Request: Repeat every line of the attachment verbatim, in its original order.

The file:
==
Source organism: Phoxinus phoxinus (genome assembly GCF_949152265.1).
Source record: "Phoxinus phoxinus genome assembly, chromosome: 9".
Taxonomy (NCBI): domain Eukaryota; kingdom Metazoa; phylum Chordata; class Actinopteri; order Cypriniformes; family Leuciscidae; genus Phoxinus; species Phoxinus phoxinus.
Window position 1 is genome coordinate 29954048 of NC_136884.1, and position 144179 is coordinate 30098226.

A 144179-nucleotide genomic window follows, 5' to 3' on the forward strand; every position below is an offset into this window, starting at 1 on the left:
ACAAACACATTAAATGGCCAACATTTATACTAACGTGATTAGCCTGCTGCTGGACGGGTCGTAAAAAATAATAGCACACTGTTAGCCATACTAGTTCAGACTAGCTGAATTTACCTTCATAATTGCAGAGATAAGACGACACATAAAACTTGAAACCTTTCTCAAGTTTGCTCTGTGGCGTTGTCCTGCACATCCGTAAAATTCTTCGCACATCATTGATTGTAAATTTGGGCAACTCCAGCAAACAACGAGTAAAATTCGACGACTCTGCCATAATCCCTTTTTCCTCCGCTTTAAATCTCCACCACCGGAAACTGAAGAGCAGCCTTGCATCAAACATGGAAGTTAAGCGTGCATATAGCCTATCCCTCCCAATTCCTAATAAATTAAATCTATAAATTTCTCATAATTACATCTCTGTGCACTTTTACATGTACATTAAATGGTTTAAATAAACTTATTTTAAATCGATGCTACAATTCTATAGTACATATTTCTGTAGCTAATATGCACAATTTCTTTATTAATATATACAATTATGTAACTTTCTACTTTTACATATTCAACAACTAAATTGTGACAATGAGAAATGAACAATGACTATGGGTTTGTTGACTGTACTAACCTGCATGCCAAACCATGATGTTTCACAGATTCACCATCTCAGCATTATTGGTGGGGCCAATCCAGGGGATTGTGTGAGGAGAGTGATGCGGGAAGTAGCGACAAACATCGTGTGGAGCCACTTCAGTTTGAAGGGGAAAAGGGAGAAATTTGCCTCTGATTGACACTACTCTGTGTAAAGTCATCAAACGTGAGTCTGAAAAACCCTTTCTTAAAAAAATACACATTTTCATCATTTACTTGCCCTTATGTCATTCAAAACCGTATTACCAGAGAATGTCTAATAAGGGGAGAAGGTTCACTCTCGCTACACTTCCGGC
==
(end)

Source organism: Phoxinus phoxinus (genome assembly GCF_949152265.1).
Source record: "Phoxinus phoxinus genome assembly, chromosome: 9".
Taxonomy (NCBI): domain Eukaryota; kingdom Metazoa; phylum Chordata; class Actinopteri; order Cypriniformes; family Leuciscidae; genus Phoxinus; species Phoxinus phoxinus.
Window position 1 is genome coordinate 29954048 of NC_136884.1, and position 144179 is coordinate 30098226.

A 144179-nucleotide genomic window follows, 5' to 3' on the forward strand; every position below is an offset into this window, starting at 1 on the left:
ACAAACACATTAAATGGCCAACATTTATACTAACGTGATTAGCCTGCTGCTGGACGGGTCGTAAAAAATAATAGCACACTGTTAGCCATACTAGTTCAGACTAGCTGAATTTACCTTCATAATTGCAGAGATAAGACGACACATAAAACTTGAAACCTTTCTCAAGTTTGCTCTGTGGCGTTGTCCTGCACATCCGTAAAATTCTTCGCACATCATTGATTGTAAATTTGGGCAACTCCAGCAAACAACGAGTAAAATTCGACGACTCTGCCATAATCCCTTTTTCCTCCGCTTTAAATCTCCACCACCGGAAACTGAAGAGCAGCCTTGCATCAAACATGGAAGTTAAGCGTGCATATAGCCTATCCCTCCCAATTCCTAATAAATTAAATCTATAAATTTCTCATAATTACATCTCTGTGCACTTTTACATGTACATTAAATGGTTTAAATAAACTTATTTTAAATCGATGCTACAATTCTATAGTACATATTTCTGTAGCTAATATGCACAATTTCTTTATTAATATATACAATTATGTAACTTTCTACTTTTACATATTCAACAACTAAATTGTGACAATGAGAAATGAACAATGACTATGGGTTTGTTGACTGTACTAACCTGCATGCCAAACCATGATGTTTCACAGATTCACCATCTCAGCATTATTGGTGGGGCCAATCCAGGGGATTGTGTGAGGAGAGTGATGCGGGAAGTAGCGACAAACATCGTGTGGAGCCACTTCAGTTTGAAGGGGAAAAGGGAGAAATTTGCCTCTGATTGACACTACTCTGTGTAAAGTCATCAAACGTGAGTCTGAAAAACCCTTTCTTAAAAAAATACACATTTTCATCATTTACTTGCCCTTATGTCATTCAAAACCGTATTACCAGAGAATGTCTAATAAGGGGAGAAGGTTCACTCTCGCTACACTTCCGGC